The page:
Column: Rikers isn’t perfect, but it’s what New York City needs

Unfortunately, the plan to close Rikers Island took two more significant steps forward last week. This effort is just another chapter in the criminal justice reform lunacy movement that has taken over our city and state.

In a nutshell, the goal is to completely close Rikers Island by 2026 and replace it with four jails in Brooklyn, Manhattan, Queens, and the Bronx.

Last week, the City Planning Commission voted to approve the required zoning changes for the proposed new borough jails, which was a necessity in order to close Rikers. This was no surprise as Mayor de Blasio, who spearheaded this effort, appoints the majority of the Commission members. Two days later the City Council Subcommittee on Landmarks, Public Siting and Maritime Use held a public hearing on the issue.

Here is the rub: the lynchpin of the entire plan is that the jail population in New York City must be reduced to below 5,000 because each of the new borough facilities will only have a capacity of 1,150. To put this number in perspective, in the bad old days of the early 1990’s the daily population at Rikers Island was over 20,000. In the summer of 2017 when the mayor first announced his plan, it was over 9,000. Due to City Hall criminal justice reforms to force a decrease in the jail population, as of July it was about 7,400.

We should be confident that this number will get to the requisite amount below 5,000 because of the policies of our current crop of city and state legislators, as well as District Attorneys. In these times, does anyone doubt that come hell or high water we will get to below 5,000 inmates even if it means having prisoners drawing straws to see who gets released?

Not surprisingly, I have not heard one proponent of this plan ask a pretty logical question: what if the crime rate increases and the prison population rises, and we need more capacity? But this is a silly question these days considering more of our progressive friends advocate for no new jails to replace Rikers because no one should be sent to prison.

A major factor sure to reduce the local jail population is legislation passed by Albany that takes effect in January which eliminates bail for nearly everyone. Therefore, about 99 percent of those arrested will be back on the streets hours after they are arrested.

Expressing the fears of many common sense New Yorkers, NYPD Commissioner James O’Neill said recently, “If your house gets burglarized in 2020 and we make an arrest, that person’s going to be out the same day… there is a core group that varies from 600 to 800 people that are on Rikers Island right now awaiting a court proceeding — next year they’re going to be out and some of these people have gun collars in the past. They have significant violent histories and that’s not how we keep New York City safe.”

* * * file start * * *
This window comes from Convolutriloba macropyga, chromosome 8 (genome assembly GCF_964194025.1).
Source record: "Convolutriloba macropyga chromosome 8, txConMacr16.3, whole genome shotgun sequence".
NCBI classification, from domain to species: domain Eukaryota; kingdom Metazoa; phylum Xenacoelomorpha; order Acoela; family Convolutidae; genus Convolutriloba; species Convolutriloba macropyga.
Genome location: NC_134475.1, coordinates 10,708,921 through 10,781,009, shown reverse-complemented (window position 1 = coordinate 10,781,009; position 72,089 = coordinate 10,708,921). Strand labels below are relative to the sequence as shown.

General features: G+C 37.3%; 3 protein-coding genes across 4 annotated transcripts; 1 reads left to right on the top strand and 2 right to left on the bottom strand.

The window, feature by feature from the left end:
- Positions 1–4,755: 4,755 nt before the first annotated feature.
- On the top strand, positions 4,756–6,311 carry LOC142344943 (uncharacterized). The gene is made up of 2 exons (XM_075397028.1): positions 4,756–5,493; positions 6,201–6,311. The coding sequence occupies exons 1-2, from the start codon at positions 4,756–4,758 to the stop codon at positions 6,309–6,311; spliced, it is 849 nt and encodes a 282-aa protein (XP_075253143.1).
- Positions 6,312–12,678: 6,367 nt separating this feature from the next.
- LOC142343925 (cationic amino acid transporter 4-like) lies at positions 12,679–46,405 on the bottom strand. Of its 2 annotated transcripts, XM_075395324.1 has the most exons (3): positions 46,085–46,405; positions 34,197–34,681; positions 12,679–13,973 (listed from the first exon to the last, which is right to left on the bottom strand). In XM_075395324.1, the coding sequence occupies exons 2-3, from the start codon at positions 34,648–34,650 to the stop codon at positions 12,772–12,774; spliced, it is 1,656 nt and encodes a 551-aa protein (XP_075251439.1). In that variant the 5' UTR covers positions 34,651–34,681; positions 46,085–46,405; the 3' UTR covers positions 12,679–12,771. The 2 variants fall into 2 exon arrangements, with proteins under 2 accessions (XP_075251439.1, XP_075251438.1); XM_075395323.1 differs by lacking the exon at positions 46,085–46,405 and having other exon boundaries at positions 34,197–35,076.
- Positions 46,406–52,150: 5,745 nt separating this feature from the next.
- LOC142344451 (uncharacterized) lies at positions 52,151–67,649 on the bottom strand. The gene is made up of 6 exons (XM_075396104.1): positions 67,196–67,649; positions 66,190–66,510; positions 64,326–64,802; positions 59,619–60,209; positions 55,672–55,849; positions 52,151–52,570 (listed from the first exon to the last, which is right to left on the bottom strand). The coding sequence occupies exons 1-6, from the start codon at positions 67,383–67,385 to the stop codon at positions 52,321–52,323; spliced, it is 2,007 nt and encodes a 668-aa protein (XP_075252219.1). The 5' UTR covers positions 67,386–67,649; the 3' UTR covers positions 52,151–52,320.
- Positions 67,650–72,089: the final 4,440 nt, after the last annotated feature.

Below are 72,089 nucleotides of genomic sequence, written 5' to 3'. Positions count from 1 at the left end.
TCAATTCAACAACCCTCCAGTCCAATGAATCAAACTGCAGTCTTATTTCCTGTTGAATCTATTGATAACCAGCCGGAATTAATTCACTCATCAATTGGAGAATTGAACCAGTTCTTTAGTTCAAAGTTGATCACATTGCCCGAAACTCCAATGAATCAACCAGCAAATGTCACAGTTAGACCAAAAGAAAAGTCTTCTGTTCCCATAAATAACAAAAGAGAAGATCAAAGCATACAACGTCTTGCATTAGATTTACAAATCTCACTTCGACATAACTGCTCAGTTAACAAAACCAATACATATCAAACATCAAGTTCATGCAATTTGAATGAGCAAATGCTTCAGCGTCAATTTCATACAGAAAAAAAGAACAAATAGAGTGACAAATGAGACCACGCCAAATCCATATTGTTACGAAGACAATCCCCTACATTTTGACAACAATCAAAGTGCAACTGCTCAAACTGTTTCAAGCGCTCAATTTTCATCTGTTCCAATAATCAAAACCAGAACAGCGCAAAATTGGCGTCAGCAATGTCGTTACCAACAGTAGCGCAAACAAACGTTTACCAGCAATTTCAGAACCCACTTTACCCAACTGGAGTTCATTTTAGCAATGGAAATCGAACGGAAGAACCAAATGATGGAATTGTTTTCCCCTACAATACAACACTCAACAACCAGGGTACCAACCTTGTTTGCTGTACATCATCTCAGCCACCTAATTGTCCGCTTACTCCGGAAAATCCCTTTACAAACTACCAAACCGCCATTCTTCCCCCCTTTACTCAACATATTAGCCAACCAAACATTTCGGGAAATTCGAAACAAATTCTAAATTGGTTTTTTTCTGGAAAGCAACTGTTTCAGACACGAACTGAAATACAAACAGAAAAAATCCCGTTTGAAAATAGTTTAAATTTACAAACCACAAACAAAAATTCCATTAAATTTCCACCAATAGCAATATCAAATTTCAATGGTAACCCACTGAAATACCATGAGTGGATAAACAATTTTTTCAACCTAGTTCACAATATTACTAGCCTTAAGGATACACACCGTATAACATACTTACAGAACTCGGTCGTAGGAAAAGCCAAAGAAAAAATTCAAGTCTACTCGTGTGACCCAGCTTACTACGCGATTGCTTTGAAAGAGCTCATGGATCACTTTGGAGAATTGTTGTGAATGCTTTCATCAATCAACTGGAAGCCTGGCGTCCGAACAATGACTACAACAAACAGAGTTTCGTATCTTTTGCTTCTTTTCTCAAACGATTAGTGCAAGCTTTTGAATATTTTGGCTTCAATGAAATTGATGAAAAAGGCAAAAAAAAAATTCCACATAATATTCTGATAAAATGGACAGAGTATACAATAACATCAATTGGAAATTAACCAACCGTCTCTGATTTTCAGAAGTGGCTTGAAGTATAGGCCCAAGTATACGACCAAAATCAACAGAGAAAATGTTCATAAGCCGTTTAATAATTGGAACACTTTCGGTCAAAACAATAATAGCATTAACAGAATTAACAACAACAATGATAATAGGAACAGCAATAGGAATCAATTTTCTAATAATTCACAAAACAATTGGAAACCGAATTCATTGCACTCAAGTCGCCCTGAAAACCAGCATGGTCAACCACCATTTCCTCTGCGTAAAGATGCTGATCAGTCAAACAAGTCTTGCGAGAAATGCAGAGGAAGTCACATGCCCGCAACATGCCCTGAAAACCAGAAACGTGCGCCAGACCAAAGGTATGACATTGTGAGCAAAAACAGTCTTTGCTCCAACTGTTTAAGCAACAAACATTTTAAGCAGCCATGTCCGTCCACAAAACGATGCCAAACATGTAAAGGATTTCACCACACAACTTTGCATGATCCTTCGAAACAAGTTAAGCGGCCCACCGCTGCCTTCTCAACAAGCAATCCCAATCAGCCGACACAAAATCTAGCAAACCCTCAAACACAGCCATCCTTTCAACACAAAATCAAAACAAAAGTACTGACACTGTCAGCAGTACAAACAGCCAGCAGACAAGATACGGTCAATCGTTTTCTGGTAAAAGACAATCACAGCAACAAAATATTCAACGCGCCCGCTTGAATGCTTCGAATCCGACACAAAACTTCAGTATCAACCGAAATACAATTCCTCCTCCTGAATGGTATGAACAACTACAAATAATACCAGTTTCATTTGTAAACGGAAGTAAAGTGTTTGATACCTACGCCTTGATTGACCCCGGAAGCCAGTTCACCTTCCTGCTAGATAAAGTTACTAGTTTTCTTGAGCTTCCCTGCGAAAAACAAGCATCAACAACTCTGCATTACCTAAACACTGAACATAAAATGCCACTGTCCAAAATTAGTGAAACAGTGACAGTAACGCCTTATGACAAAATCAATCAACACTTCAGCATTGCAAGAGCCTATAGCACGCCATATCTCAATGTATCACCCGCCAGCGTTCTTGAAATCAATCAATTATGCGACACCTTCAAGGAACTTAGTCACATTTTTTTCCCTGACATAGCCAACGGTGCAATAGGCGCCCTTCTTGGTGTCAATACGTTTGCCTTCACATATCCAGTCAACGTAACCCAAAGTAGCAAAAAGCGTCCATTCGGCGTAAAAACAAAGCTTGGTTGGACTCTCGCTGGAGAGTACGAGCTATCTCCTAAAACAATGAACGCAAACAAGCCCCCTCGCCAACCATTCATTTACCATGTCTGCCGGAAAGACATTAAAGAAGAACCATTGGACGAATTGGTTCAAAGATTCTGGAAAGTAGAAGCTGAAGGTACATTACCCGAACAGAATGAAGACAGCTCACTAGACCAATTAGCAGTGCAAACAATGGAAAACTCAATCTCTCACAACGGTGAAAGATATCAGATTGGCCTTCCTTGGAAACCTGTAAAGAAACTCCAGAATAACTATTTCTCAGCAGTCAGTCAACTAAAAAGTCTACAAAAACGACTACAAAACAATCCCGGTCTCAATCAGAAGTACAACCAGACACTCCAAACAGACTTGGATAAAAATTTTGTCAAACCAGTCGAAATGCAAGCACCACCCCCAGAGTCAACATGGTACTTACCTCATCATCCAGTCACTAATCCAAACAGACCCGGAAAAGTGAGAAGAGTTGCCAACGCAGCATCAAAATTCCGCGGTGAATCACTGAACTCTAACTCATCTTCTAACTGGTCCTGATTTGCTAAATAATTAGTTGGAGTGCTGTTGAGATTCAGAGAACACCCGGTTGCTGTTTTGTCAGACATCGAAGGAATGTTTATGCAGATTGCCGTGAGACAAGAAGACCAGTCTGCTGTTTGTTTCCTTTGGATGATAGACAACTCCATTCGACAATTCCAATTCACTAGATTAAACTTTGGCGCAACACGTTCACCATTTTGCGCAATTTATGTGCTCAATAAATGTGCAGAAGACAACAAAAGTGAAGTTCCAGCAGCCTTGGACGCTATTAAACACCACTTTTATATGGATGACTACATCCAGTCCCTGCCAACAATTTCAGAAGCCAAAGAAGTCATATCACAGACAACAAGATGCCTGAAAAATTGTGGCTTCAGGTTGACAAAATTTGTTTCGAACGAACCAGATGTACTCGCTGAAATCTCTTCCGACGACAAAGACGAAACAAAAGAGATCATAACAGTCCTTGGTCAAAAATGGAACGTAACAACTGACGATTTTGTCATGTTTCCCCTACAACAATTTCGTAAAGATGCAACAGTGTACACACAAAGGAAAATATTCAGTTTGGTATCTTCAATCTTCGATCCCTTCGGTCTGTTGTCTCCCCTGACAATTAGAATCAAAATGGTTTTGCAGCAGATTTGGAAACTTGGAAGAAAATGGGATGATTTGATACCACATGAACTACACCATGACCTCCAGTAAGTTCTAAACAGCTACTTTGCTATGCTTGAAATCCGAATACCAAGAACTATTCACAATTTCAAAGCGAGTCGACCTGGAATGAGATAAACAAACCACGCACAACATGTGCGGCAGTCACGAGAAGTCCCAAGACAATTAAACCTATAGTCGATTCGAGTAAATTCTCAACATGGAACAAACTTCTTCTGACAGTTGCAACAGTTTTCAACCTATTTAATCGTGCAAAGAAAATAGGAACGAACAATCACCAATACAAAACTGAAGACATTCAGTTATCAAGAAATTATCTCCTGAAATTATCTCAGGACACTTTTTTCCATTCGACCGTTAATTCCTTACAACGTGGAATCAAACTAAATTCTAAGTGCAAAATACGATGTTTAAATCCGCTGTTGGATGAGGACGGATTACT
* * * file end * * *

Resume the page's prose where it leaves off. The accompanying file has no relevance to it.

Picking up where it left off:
We should not have to wait for an innocent New Yorker to be killed or raped by someone a judge was forced to release without bail, and the ensuing news headlines for our new Democratic dominated state legislature to realize the lunacy of their legislation.

District Attorneys are also doing their part to keep those who commit crimes out of jail and ensure we keep the number below 5,000. For example, Brooklyn District Attorney Gonzalez admitted that as part of his Justice 2020 reform plan “non-jail resolutions will be sought at every juncture of a case” except “most often” in murder and rape cases.

No one is saying that the 413-acre complex in the East River is perfect, but if one had to imagine the perfect location for a jail, it would include high fences, lots of barb wire, swift currents, and only one way on and off a bridge. These are the precise characteristics of Rikers Island. Having prisoners in the heart of local neighborhoods would not be an optimal choice.

The complex does need to be improved and modernized, but this can be achieved with temporary facilities and a phased redevelopment plan. Most other problems at Rikers are the result of mismanagement and administration policies, not the location.

In short, the drive to get the jail population below the magic number of 5,000 means early release for criminals, little or no jail time for crimes, and turning a blind eye to others.

If there was any common sense in the City Council they would pass legislation (Intro. 940) introduced by Queens Councilman Robert Holden to create a commission to examine the cost of renovating jail facilities on Rikers Island. However, only five others are currently on board with this move.

Bob Capano has worked for Brooklyn Republican and Democrat elected officials. Follow him on Twitter @bobcapano.